New Jersey natives to meet on football field
By Thad Ayers via The Daily O’Collegian
Metuchen, N.J., doesn’t mean much to Oklahoma. The town covers only 2.76 square miles with a population of 13,574 people.
But come Bedlam on Saturday, Oklahoma is going to mean something to Metuchen.
This small New Jersey town is the home of Samantha Cook, an OSU sophomore color guard member, and Dejuan Miller, a senior wide receiver for OU. Saturday, the two will be on the same football field more than 1,400 miles away form home.
Cook said everyone in Metuchen knows Miller; he was a three-sport athlete in high school. “He’s a big deal,” Cook said. “My town cheers for Dejuan. But they also cheer for me.”
Most people don’t go far from Metuchen, Cook said. Rutgers and many other east coast schools are nearby, so most people stay in this small town; leaving is a big deal.
“We were kind of oddballs,” Cook said. “The fact that we’re rivals is just really crazy.”
Cook said the Bedlam game last season was difficult.
“I feel like when I trash talk OU, then I’m trash talking Dejuan, and then I’m trash talking the (Metuchen High School) Bulldogs,” Cook said. “At the game last year, I just didn’t say anything.
Although Cook is a Dejuan Miller fan, she added that she’ll be yelling “Go Pokes” come Saturday. But OSU isn’t all that obscure for Cook. Her father, Dan, is from Ardmore and was a student in the ‘80s.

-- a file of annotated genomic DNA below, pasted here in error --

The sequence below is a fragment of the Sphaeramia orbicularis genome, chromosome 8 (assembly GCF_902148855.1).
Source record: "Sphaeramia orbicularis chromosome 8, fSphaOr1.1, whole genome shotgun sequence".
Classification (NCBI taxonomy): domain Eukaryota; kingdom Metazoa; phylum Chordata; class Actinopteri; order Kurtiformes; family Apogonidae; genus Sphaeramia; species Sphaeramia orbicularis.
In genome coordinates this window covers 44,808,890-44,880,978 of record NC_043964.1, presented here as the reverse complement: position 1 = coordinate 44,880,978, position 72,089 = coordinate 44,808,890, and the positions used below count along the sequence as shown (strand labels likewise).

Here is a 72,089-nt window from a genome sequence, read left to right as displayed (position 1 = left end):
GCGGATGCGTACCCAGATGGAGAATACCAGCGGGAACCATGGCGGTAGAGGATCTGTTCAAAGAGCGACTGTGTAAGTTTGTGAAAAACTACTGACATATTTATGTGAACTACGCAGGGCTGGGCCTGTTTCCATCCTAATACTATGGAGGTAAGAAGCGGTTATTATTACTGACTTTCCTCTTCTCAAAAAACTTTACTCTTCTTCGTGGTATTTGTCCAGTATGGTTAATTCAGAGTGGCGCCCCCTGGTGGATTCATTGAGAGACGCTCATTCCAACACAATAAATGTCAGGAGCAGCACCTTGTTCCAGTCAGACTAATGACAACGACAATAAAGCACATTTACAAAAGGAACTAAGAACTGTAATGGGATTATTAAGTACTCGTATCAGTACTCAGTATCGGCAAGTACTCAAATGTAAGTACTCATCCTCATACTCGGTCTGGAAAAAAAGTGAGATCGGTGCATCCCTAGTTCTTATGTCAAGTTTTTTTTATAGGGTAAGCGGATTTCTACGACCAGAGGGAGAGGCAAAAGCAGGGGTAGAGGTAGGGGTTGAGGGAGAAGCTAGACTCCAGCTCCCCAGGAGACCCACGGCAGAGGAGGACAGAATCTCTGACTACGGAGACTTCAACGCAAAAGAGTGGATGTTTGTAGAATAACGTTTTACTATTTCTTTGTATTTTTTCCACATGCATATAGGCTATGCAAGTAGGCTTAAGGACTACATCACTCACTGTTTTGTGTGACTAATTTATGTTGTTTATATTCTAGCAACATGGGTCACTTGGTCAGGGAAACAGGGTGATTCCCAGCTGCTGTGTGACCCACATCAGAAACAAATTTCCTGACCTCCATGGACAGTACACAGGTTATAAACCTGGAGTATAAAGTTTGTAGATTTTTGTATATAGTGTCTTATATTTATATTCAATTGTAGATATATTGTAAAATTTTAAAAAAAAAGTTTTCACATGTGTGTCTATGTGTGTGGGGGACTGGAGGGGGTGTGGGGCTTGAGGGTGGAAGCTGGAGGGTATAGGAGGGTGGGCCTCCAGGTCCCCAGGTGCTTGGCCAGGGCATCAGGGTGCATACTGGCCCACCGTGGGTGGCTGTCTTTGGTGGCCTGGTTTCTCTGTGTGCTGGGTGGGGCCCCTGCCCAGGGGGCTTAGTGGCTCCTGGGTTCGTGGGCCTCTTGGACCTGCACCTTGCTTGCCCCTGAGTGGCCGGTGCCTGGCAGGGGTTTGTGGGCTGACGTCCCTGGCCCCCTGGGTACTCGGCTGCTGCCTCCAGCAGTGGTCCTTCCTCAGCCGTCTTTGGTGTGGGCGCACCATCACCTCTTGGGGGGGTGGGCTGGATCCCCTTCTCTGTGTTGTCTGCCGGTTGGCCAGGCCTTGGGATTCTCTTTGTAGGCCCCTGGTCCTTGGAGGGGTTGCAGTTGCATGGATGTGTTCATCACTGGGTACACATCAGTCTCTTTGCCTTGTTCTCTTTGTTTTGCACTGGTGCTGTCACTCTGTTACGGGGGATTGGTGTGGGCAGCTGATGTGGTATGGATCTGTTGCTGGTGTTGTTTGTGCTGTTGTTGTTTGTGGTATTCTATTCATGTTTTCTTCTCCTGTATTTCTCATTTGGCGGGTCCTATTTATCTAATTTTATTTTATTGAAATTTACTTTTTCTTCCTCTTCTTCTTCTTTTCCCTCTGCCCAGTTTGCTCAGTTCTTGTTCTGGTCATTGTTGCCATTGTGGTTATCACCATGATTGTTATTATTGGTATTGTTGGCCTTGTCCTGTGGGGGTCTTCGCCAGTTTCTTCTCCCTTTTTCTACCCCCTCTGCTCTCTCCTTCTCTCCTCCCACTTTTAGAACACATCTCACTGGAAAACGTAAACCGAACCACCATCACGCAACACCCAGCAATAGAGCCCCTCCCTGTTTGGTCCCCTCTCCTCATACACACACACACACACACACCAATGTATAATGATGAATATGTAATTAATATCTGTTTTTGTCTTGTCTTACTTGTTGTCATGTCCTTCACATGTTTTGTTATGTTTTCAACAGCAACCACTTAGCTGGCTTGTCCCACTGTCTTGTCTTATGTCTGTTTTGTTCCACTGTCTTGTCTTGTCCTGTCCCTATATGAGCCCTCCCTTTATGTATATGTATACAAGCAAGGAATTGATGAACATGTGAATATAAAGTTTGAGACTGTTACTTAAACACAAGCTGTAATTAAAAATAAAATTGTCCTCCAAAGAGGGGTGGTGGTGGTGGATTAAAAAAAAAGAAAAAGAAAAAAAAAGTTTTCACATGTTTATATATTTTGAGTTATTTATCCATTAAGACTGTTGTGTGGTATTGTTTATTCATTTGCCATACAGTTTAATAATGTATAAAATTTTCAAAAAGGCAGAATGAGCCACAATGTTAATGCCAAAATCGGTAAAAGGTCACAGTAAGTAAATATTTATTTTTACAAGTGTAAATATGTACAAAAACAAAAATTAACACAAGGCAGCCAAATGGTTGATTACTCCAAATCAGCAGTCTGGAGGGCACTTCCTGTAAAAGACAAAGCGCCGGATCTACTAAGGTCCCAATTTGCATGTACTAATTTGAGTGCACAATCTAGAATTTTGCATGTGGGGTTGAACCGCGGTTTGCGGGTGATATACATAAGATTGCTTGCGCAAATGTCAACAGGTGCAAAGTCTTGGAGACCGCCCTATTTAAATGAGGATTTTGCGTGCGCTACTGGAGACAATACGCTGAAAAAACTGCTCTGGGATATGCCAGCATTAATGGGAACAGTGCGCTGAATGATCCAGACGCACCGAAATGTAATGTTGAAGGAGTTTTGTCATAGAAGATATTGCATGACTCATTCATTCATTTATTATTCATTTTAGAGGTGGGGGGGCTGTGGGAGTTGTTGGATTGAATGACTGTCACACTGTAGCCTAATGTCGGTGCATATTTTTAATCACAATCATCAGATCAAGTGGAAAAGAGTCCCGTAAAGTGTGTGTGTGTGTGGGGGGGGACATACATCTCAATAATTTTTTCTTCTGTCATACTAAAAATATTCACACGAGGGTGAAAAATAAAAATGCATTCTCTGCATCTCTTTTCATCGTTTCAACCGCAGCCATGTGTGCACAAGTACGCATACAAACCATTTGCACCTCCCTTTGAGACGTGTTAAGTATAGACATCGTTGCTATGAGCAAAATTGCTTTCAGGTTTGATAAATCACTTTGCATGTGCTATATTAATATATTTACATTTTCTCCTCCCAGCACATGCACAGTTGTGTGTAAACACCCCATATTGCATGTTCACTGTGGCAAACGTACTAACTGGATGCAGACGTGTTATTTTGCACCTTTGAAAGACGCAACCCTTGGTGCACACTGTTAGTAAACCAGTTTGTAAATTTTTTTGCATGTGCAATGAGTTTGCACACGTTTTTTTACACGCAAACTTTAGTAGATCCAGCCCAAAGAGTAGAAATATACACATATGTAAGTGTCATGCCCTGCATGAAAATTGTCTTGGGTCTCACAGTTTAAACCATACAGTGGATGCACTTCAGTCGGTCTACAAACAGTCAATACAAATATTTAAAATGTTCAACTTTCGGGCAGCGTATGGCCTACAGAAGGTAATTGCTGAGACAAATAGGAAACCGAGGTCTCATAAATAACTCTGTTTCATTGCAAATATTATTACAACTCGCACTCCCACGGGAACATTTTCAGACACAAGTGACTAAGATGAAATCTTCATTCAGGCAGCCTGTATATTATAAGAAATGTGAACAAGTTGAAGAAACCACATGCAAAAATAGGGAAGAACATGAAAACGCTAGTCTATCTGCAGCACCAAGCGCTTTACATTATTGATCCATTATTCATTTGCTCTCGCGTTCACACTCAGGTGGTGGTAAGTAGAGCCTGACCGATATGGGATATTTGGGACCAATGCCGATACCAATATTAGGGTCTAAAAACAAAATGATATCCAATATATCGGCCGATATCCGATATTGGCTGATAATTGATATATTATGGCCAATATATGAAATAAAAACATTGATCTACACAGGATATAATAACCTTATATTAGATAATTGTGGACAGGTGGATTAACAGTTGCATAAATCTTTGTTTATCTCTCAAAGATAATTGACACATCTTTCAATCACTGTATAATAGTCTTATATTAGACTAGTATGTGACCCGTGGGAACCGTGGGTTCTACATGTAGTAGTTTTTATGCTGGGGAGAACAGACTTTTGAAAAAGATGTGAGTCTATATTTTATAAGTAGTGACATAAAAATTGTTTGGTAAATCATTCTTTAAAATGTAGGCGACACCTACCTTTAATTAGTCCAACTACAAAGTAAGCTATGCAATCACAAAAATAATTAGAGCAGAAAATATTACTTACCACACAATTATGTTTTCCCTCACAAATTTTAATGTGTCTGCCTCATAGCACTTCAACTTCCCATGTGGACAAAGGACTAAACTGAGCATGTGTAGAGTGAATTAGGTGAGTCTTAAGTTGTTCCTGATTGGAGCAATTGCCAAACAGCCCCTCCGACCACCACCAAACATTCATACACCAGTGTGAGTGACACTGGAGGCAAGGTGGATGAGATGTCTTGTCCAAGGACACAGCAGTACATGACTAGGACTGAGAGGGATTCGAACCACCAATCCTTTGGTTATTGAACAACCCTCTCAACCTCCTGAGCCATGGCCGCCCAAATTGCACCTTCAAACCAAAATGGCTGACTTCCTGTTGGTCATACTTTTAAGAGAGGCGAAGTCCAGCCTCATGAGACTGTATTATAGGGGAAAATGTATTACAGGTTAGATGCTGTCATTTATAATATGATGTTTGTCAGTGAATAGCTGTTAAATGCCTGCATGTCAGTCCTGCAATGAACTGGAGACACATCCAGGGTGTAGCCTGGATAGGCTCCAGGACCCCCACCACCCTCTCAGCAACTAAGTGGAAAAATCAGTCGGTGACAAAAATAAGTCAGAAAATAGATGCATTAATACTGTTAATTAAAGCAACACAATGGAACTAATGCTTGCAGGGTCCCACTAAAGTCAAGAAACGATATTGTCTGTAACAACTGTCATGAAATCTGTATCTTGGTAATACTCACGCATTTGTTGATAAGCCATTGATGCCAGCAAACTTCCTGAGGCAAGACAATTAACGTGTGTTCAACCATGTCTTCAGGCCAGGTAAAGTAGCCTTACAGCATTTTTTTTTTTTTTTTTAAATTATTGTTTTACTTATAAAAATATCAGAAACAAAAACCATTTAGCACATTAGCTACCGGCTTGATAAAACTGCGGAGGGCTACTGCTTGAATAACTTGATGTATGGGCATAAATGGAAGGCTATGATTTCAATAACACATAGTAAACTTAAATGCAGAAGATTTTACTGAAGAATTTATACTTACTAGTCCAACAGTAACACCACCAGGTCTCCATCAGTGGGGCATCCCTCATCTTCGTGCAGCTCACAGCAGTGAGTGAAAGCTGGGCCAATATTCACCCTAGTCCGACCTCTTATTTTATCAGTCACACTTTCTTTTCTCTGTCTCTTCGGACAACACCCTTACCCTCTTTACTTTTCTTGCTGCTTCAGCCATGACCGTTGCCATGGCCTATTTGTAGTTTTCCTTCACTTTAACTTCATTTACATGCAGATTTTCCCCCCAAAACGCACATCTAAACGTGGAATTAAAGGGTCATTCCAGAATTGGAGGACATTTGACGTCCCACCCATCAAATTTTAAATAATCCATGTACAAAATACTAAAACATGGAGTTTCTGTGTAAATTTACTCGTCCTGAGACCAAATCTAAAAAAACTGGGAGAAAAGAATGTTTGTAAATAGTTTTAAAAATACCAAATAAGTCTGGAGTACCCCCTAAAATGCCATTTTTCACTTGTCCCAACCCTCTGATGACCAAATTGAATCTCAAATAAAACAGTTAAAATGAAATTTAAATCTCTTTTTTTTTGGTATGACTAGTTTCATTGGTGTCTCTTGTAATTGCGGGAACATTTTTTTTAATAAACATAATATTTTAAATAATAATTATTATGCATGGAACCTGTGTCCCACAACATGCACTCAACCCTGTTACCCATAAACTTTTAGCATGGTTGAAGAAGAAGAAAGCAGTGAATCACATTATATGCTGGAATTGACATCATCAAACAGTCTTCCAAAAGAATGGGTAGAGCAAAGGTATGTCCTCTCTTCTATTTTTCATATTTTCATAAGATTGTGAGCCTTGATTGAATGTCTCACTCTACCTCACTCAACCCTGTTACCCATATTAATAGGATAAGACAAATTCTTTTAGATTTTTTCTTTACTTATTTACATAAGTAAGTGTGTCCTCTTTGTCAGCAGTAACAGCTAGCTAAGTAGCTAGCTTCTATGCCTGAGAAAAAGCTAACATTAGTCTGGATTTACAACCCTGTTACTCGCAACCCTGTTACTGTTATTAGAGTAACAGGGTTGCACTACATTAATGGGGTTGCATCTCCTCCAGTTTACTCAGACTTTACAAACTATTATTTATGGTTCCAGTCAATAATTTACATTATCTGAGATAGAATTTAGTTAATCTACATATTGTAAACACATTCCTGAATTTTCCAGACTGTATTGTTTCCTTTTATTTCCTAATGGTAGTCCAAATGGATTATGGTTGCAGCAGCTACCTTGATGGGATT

Miller may be known as the athlete in Metuchen, but Cook is known as “The Voice of Metuchen” back home. Bruce Peragallo is the principal at Metuchen High School and knew both Miller and Cook. He said Cook was a leader in the school’s music department.

“Sam was my go-to person,” Peragallo said. “Anytime I needed the National Anthem sung or some kind of vocal arrangement, I always looked to Sam.”
Peragallo added that Miller excelled at sports in high school, but that both students were good academically. The town, Peragallo said, is a “Friday Night Lights” type of town, except the football field doesn’t have lights.
“We’re a very close-knit town,” Peragallo said. “We have a Main Street, which is really our downtown area. Life revolves around our Main Street.”
The mention of either Cook or Miller’s name in town make’s people’s ears “perk up,” Peragallo said.
“(People) know about their talents; what they contributed to the town and to the high school,” Peragallo said. “We do look out for our own, even if they are halfway across the country.”
Saturday, Cook and Miller will be a little closer when Bedlam kicks off for the 111th time.

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